About Elly runs 119 minutes, is in Persian and German with English subtitles and is not rated (expect a few swear words and some stressful, suspenseful moments). It opened this past Friday at the Coral Gables Art Cinema. For other screening dates as the film rolls out across the U.S., visit this link. The Gables Art Cinema provided an on-line screener for the purpose of this review. All images in this review are courtesy of Cinema Guild.

(Copyright 2015 by Hans Morgenstern. All Rights Reserved. This material may not be published, broadcast, rewritten or redistributed without permission.)

ClosedCurtain-posterIt’s funny how the First Amendment gives U.S. citizens the right to be jerks. They can protest homosexuality at soldiers’ funerals, harass women at abortion clinics and publicly be racists. Something fundamental is lost in the cloud of such sensational wrong-headedness. The right of expression, no matter how you feel about something, is a human right recognized by the founders of the United States. It’s an important cornerstone because no matter what the government does in this country, we are allowed to call it out for the sake of our humanity. Theoretically, things should grow from there, in the best interest of society.

With sensational extremists wielding the First Amendment, the common U.S. citizen might sometimes forget the power this right gives everyone on a protective level. From the First Amendment comes the right to not only say what you want but to start conversations that can change things for the better of our collective lives, and the government is not allowed to get in the way. That cannot happen in many countries outside the U.S. One of those counties is Iran.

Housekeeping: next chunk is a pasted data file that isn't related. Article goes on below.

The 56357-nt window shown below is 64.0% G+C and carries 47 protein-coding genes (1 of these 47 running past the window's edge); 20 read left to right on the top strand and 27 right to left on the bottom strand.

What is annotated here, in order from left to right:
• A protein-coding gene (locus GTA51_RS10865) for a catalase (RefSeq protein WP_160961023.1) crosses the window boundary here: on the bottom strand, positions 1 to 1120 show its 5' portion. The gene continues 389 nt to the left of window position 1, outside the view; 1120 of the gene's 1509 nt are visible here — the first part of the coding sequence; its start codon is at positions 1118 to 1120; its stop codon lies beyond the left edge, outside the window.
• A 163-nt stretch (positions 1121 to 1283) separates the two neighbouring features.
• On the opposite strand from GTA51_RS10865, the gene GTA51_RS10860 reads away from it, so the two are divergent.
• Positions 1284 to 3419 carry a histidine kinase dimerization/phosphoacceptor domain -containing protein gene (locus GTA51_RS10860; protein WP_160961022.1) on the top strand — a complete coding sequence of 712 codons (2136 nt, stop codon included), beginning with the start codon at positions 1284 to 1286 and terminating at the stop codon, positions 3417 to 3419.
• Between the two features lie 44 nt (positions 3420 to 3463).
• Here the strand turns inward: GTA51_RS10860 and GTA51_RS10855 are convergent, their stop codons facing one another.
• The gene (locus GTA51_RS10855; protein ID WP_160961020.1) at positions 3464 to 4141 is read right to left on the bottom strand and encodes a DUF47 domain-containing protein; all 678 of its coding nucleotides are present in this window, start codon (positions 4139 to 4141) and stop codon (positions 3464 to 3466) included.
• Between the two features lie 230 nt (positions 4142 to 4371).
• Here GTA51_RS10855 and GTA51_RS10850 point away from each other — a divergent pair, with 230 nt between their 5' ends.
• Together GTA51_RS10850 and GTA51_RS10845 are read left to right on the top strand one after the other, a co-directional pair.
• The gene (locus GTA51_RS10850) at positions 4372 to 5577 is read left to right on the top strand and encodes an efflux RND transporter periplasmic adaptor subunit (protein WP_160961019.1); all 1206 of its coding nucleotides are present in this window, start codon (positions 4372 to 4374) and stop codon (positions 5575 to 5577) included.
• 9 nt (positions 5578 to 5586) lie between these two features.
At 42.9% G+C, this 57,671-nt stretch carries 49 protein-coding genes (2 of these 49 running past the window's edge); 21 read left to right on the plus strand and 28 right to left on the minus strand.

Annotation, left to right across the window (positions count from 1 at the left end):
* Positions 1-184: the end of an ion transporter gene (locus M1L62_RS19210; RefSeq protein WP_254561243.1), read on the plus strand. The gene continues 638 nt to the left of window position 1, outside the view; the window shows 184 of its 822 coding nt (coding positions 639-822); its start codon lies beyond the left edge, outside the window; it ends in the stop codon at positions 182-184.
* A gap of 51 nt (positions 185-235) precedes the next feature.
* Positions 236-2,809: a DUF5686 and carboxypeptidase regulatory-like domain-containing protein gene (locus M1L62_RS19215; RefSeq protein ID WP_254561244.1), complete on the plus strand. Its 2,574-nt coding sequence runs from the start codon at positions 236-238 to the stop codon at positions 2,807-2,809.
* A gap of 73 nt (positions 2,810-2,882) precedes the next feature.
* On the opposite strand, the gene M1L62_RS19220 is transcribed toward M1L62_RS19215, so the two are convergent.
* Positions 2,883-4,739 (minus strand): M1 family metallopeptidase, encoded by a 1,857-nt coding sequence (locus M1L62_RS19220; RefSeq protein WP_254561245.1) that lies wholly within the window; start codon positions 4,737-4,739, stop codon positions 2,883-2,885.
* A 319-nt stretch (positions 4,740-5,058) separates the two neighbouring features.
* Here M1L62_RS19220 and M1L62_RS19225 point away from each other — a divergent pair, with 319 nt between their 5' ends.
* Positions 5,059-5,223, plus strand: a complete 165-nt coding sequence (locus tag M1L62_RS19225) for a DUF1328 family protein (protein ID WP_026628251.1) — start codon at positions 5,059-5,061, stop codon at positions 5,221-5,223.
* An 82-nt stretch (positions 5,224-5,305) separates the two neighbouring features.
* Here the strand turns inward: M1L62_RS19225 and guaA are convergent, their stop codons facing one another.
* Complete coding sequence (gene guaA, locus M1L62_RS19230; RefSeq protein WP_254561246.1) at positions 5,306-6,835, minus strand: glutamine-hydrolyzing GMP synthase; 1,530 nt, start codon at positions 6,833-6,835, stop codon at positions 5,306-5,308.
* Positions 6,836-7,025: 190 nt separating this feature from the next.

As noted in my 2012 review for This Is Not A Film (Film Review: ‘This Is Not a Film’ highlights Iranian filmmaker’s talents while under house arrest), Filmmaker Jafar Panahi was arrested and later banned from making films in Iran for 20 years. His crime? He and another director were busted in 2009 trying to document the Green Movement’s attempt to overthrow the country’s authoritarian regime through organized ClosedCurtain02protests. Panahi was sentenced to six years of jail time, placed on house arrest and, what he considers worst of all, denied the right to make movies for 20 years. This is the guy who was part of a group of Iranian filmmakers who brought attention to his country through powerful films like White Balloon (1995). Now he resides in a state of legal limbo, the threat of jail constantly looming over him. He treads lightly during rare interviews and with the two films he has made since his arrest. Therefore, it’s important to bring an open mind to his work, and be prepared to read between the lines for the rewards of obscured narrative.

Just as with his previous film, Closed Curtain (Pardé) needs to be approached as another abstract tribute to cinema without it even being a movie that features the narrative coherence most moviegoers are accustomed to. The film opens with a lengthy shot through a panoramic window obstructed by a black accordion security gate. This is the director’s villa in Iran. As he says in this recent interview with The Daily Beast, “They freed me from a small jail … only to throw me into a larger prison when they banned me from working.” The metaphor is not lost in the image. Through the latticework, we can see the Caspian Sea below a bright, clear blue sky. A tiny, distant taxi rolls to a stop, and two small figures get out. The trunk is opened, bags are carried, and eventually one figure walks up to the house. This unfolds over five minutes, in one lengthy unbroken shot. Don’t call this filmmaking.